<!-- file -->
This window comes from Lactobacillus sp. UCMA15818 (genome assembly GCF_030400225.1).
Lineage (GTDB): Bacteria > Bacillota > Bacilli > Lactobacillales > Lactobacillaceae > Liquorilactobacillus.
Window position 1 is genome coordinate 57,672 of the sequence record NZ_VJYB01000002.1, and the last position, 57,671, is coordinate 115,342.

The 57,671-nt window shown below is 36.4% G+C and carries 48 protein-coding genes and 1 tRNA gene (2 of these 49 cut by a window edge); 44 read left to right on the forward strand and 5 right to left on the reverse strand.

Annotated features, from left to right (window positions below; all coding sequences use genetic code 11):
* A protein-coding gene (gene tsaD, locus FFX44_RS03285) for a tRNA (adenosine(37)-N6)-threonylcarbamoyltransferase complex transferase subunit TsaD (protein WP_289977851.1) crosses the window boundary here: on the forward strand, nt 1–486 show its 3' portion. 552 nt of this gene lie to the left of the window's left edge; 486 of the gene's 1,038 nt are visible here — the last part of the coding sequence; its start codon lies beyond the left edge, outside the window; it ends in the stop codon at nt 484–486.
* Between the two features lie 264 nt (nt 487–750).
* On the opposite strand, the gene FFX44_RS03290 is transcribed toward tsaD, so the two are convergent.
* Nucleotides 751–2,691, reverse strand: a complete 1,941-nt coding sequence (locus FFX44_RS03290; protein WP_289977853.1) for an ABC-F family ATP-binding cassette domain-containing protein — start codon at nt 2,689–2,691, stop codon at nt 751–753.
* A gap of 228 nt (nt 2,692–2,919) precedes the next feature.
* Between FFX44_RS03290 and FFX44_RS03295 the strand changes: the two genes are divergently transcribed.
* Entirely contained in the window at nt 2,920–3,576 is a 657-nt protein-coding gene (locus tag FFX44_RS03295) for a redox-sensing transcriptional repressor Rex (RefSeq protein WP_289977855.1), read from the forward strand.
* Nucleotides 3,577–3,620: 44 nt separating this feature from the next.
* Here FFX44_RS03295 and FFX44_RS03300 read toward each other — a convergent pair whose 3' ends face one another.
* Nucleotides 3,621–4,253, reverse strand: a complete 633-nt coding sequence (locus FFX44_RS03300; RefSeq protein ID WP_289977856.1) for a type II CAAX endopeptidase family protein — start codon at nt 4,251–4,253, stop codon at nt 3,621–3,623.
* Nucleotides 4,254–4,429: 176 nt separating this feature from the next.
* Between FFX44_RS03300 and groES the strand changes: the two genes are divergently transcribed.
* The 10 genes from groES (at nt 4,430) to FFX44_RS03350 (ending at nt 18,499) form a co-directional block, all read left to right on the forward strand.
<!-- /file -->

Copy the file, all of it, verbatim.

This window comes from Lactobacillus sp. UCMA15818 (genome assembly GCF_030400225.1).
Lineage (GTDB): Bacteria > Bacillota > Bacilli > Lactobacillales > Lactobacillaceae > Liquorilactobacillus.
Window position 1 is genome coordinate 57,672 of the sequence record NZ_VJYB01000002.1, and the last position, 57,671, is coordinate 115,342.

The 57,671-nt window shown below is 36.4% G+C and carries 48 protein-coding genes and 1 tRNA gene (2 of these 49 cut by a window edge); 44 read left to right on the forward strand and 5 right to left on the reverse strand.

Annotated features, from left to right (window positions below; all coding sequences use genetic code 11):
* A protein-coding gene (gene tsaD, locus FFX44_RS03285) for a tRNA (adenosine(37)-N6)-threonylcarbamoyltransferase complex transferase subunit TsaD (protein WP_289977851.1) crosses the window boundary here: on the forward strand, nt 1–486 show its 3' portion. 552 nt of this gene lie to the left of the window's left edge; 486 of the gene's 1,038 nt are visible here — the last part of the coding sequence; its start codon lies beyond the left edge, outside the window; it ends in the stop codon at nt 484–486.
* Between the two features lie 264 nt (nt 487–750).
* On the opposite strand, the gene FFX44_RS03290 is transcribed toward tsaD, so the two are convergent.
* Nucleotides 751–2,691, reverse strand: a complete 1,941-nt coding sequence (locus FFX44_RS03290; protein WP_289977853.1) for an ABC-F family ATP-binding cassette domain-containing protein — start codon at nt 2,689–2,691, stop codon at nt 751–753.
* A gap of 228 nt (nt 2,692–2,919) precedes the next feature.
* Between FFX44_RS03290 and FFX44_RS03295 the strand changes: the two genes are divergently transcribed.
* Entirely contained in the window at nt 2,920–3,576 is a 657-nt protein-coding gene (locus tag FFX44_RS03295) for a redox-sensing transcriptional repressor Rex (RefSeq protein WP_289977855.1), read from the forward strand.
* Nucleotides 3,577–3,620: 44 nt separating this feature from the next.
* Here FFX44_RS03295 and FFX44_RS03300 read toward each other — a convergent pair whose 3' ends face one another.
* Nucleotides 3,621–4,253, reverse strand: a complete 633-nt coding sequence (locus FFX44_RS03300; RefSeq protein ID WP_289977856.1) for a type II CAAX endopeptidase family protein — start codon at nt 4,251–4,253, stop codon at nt 3,621–3,623.
* Nucleotides 4,254–4,429: 176 nt separating this feature from the next.
* Between FFX44_RS03300 and groES the strand changes: the two genes are divergently transcribed.
* The 10 genes from groES (at nt 4,430) to FFX44_RS03350 (ending at nt 18,499) form a co-directional block, all read left to right on the forward strand.